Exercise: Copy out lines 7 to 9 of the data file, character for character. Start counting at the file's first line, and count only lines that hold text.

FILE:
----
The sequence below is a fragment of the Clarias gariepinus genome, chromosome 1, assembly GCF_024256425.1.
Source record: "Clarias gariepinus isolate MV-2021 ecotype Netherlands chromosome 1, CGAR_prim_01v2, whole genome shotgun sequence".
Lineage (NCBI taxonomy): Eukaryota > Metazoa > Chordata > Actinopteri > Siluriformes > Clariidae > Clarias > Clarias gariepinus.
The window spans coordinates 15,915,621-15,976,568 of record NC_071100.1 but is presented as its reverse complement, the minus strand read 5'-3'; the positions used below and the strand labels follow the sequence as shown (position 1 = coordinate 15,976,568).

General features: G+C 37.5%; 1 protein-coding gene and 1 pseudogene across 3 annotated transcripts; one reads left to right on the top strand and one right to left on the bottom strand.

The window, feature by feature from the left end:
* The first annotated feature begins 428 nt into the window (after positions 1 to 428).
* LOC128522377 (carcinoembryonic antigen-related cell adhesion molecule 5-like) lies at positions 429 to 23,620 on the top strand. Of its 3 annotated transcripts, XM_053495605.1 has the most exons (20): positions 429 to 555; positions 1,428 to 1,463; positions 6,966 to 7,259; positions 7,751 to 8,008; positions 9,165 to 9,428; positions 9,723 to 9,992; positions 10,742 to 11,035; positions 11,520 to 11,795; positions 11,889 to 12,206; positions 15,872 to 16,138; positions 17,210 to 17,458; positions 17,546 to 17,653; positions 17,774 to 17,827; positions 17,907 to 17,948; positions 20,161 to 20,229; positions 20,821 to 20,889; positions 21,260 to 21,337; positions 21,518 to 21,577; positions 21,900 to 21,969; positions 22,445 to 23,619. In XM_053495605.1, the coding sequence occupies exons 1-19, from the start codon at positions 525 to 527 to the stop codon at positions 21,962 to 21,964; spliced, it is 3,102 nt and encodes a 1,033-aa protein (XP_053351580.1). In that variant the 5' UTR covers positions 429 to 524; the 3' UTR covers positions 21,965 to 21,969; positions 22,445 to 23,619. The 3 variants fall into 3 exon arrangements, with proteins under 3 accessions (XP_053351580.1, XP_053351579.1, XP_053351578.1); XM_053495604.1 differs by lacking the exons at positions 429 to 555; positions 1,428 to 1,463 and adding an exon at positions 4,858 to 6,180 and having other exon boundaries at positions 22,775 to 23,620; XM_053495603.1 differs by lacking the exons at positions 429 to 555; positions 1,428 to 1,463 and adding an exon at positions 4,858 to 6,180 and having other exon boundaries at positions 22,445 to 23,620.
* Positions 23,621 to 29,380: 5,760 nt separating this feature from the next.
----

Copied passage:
* The first annotated feature begins 428 nt into the window (after positions 1 to 428).
* LOC128522377 (carcinoembryonic antigen-related cell adhesion molecule 5-like) lies at positions 429 to 23,620 on the top strand. Of its 3 annotated transcripts, XM_053495605.1 has the most exons (20): positions 429 to 555; positions 1,428 to 1,463; positions 6,966 to 7,259; positions 7,751 to 8,008; positions 9,165 to 9,428; positions 9,723 to 9,992; positions 10,742 to 11,035; positions 11,520 to 11,795; positions 11,889 to 12,206; positions 15,872 to 16,138; positions 17,210 to 17,458; positions 17,546 to 17,653; positions 17,774 to 17,827; positions 17,907 to 17,948; positions 20,161 to 20,229; positions 20,821 to 20,889; positions 21,260 to 21,337; positions 21,518 to 21,577; positions 21,900 to 21,969; positions 22,445 to 23,619. In XM_053495605.1, the coding sequence occupies exons 1-19, from the start codon at positions 525 to 527 to the stop codon at positions 21,962 to 21,964; spliced, it is 3,102 nt and encodes a 1,033-aa protein (XP_053351580.1). In that variant the 5' UTR covers positions 429 to 524; the 3' UTR covers positions 21,965 to 21,969; positions 22,445 to 23,619. The 3 variants fall into 3 exon arrangements, with proteins under 3 accessions (XP_053351580.1, XP_053351579.1, XP_053351578.1); XM_053495604.1 differs by lacking the exons at positions 429 to 555; positions 1,428 to 1,463 and adding an exon at positions 4,858 to 6,180 and having other exon boundaries at positions 22,775 to 23,620; XM_053495603.1 differs by lacking the exons at positions 429 to 555; positions 1,428 to 1,463 and adding an exon at positions 4,858 to 6,180 and having other exon boundaries at positions 22,445 to 23,620.
* Positions 23,621 to 29,380: 5,760 nt separating this feature from the next.